Tuberculosis vaccine MVA85A fails to protect babies in new study
A promising new tuberculosis vaccine has failed to protect infants against the deadly infectious disease that kills more than 1 million people worldwide every year, a new study found.
The world's most advanced tuberculosis vaccine, MVA85A, was designed to improve protection from the only existing tuberculosis vaccine, BCG, which is routinely given to newborns. Though the new vaccine appeared safe, scientists found no proof it prevented the airborne disease.
Previous tests of the vaccine in adults had been promising and researchers said the trial provided useful data to inform future studies. There are a dozen other TB vaccines currently being tested.
Study co-author Dr. Helen McShane, a professor of vaccinology from the University of Oxford who helped develop the vaccine, told the BBC the vaccine "induced modest immune responses against TB in the infants, but these were much lower than those previously seen in adults, and were insufficient to protect against the disease."
Some health officials were discouraged by the results.
"It's pretty disappointing," said Dr. Jennifer Cohn, a medical coordinator at Doctors Without Borders, who was not part of the study. "Infants are at really high risk of TB but this doesn't seem to offer them any protection."
MVA85A was developed at Oxford and was tested in nearly 2,800 infants in South Africa who had already been given a BCG shot, between 2009 and 2011. About half of the babies got the new vaccine while the other half got a placebo.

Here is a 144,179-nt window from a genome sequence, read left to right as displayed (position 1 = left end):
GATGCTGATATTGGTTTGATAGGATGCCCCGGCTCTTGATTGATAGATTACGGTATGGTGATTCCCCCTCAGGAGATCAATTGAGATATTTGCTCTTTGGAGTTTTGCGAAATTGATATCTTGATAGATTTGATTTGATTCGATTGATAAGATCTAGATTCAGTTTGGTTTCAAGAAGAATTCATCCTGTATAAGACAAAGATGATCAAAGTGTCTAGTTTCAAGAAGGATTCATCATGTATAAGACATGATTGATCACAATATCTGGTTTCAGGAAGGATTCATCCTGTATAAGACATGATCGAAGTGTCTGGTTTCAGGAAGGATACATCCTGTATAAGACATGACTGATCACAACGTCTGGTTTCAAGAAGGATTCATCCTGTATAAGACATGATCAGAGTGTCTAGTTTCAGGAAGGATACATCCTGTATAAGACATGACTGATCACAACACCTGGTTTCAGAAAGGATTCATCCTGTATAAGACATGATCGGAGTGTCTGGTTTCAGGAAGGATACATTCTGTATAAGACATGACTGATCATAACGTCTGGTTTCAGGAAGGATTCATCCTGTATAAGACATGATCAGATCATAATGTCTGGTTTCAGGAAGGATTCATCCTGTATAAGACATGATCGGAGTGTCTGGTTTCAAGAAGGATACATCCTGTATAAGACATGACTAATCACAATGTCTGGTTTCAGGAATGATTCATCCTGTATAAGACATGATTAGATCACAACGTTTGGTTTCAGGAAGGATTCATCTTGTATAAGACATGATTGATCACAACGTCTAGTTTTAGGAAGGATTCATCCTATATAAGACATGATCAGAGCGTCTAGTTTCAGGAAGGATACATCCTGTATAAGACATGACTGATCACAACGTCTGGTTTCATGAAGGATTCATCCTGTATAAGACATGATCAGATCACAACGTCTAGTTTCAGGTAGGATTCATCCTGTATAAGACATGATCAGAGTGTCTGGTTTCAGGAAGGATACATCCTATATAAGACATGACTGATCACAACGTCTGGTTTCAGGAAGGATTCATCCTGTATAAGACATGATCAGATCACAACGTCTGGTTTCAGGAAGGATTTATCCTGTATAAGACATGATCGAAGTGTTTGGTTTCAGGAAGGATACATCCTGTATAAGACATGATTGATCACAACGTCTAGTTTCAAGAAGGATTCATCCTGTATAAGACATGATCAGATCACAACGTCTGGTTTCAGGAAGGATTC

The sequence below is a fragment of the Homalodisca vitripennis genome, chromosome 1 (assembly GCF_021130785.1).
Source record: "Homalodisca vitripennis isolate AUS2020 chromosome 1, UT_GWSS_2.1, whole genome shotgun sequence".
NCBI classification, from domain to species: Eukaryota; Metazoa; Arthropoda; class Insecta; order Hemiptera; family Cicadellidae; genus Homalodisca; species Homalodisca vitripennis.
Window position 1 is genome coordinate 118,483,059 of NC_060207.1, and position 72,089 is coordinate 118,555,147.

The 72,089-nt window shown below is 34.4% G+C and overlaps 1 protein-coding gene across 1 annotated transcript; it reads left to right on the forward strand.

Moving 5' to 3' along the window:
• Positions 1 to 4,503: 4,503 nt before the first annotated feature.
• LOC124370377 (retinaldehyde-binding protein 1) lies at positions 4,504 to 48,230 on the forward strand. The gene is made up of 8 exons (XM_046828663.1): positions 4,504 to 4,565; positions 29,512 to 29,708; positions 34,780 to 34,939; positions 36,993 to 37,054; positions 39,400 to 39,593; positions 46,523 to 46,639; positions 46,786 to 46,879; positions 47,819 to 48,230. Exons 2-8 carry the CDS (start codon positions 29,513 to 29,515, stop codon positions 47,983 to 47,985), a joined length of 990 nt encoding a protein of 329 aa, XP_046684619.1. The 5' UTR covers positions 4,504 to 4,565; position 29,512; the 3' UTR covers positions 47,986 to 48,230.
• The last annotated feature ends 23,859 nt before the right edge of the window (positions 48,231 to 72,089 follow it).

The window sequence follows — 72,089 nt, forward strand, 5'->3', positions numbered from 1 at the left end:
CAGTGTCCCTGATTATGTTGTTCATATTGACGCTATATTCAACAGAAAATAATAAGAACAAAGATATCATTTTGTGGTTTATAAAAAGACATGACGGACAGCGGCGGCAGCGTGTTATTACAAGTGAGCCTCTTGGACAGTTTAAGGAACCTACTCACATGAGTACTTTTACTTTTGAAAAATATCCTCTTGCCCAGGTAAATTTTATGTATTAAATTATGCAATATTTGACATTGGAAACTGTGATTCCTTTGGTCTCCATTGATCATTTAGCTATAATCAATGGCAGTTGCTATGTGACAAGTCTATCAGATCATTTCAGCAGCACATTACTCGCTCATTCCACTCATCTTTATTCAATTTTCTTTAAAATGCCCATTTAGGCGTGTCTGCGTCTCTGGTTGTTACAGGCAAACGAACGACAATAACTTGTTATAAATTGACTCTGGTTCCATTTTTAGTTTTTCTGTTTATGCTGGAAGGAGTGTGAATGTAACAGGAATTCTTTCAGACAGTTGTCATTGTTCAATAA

They were followed for up to three years. In the group that got the vaccine, there were 32 cases of TB, versus 39 cases in the group that got a placebo. The vaccine's efficacy rate was about 17 percent.
No serious side effects related to the vaccine were reported.
The study was paid for by Aeras, the Wellcome Trust and the Oxford-Emergent Tuberculosis Consortium. The results were published online Monday in the journal The Lancet.
"There is much that we and others can learn from the study and the data it has produced," McShane said in a statement. She and colleagues are further analyzing the samples from the trial to better understand how humans become infected with TB bacteria.
McShane and her co-authors wrote that the vaccine could potentially protect adolescents or adults against TB since their immune systems work differently from those of infants. The shot is also currently being tested in people with HIV.
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"If this vaccine is effective in adults, that would be hugely valuable because the majority of TB disease and deaths are among adults," said Richard White, an infectious diseases expert at the London School of Hygiene and Tropical Medicine. "But no one knows the answer to that right now."
"A vaccine is likely to be a cost-effective way of preventing TB," he said, comparing the $650 million that has been invested into vaccine development in the past decade versus the $1 billion it currently costs to control the disease.
He also warned the world couldn't afford to ignore the spike in TB and its drug-resistant forms. "There are certain boroughs of London that have higher rates of TB than parts of Malawi," he said. "TB is such a big problem that we really need to throw the book at it."
Tuberculosis is a bacterial disease transmitted from person to person via infected droplets from the throat and lungs of people who have the illness, according to the World Health Organization. Symptoms include coughing, chest pains, weakness, weight loss, fever and night sweats. The disease is currently treated with a six-month course of antibiotics.
An October report from the WHO found world TB rates fell in 2011 to 8.7 million new cases, down from 8.8 million cases in 2010. However, the report acknowledged drug-resistant strains may be spreading as a result of patients not being treated properly.
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